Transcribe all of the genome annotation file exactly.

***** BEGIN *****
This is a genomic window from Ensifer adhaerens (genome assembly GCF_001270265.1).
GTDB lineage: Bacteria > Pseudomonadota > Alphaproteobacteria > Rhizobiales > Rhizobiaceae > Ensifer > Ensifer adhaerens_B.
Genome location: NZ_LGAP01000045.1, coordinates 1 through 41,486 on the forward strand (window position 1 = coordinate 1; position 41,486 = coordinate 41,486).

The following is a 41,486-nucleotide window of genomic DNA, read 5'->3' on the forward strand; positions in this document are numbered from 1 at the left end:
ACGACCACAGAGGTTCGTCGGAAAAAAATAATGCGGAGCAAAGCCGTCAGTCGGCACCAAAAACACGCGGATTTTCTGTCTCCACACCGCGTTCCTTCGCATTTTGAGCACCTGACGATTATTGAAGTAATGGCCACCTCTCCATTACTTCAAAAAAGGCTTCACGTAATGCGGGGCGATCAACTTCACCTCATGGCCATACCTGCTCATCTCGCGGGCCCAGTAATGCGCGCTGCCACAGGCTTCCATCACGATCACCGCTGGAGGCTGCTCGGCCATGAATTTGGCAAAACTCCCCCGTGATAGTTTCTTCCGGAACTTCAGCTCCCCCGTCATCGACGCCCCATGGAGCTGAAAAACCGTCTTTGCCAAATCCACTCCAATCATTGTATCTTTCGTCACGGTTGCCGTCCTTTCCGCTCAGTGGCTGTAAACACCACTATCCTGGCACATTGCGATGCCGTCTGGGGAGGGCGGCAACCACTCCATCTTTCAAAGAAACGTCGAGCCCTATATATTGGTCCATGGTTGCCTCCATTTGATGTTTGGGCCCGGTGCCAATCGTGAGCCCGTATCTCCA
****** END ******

This is a genomic window from Ensifer adhaerens (genome assembly GCF_001270265.1).
GTDB lineage: Bacteria > Pseudomonadota > Alphaproteobacteria > Rhizobiales > Rhizobiaceae > Ensifer > Ensifer adhaerens_B.
Genome location: NZ_LGAP01000045.1, coordinates 1 through 41,486 on the forward strand (window position 1 = coordinate 1; position 41,486 = coordinate 41,486).

The following is a 41,486-nucleotide window of genomic DNA, read 5'->3' on the forward strand; positions in this document are numbered from 1 at the left end:
ACGACCACAGAGGTTCGTCGGAAAAAAATAATGCGGAGCAAAGCCGTCAGTCGGCACCAAAAACACGCGGATTTTCTGTCTCCACACCGCGTTCCTTCGCATTTTGAGCACCTGACGATTATTGAAGTAATGGCCACCTCTCCATTACTTCAAAAAAGGCTTCACGTAATGCGGGGCGATCAACTTCACCTCATGGCCATACCTGCTCATCTCGCGGGCCCAGTAATGCGCGCTGCCACAGGCTTCCATCACGATCACCGCTGGAGGCTGCTCGGCCATGAATTTGGCAAAACTCCCCCGTGATAGTTTCTTCCGGAACTTCAGCTCCCCCGTCATCGACGCCCCATGGAGCTGAAAAACCGTCTTTGCCAAATCCACTCCAATCATTGTATCTTTCGTCACGGTTGCCGTCCTTTCCGCTCAGTGGCTGTAAACACCACTATCCTGGCACATTGCGATGCCGTCTGGGGAGGGCGGCAACCACTCCATCTTTCAAAGAAACGTCGAGCCCTATATATTGGTCCATGGTTGCCTCCATTTGATGTTTGGGCCCGGTGCCAATCGTGAGCCCGTATCTCCA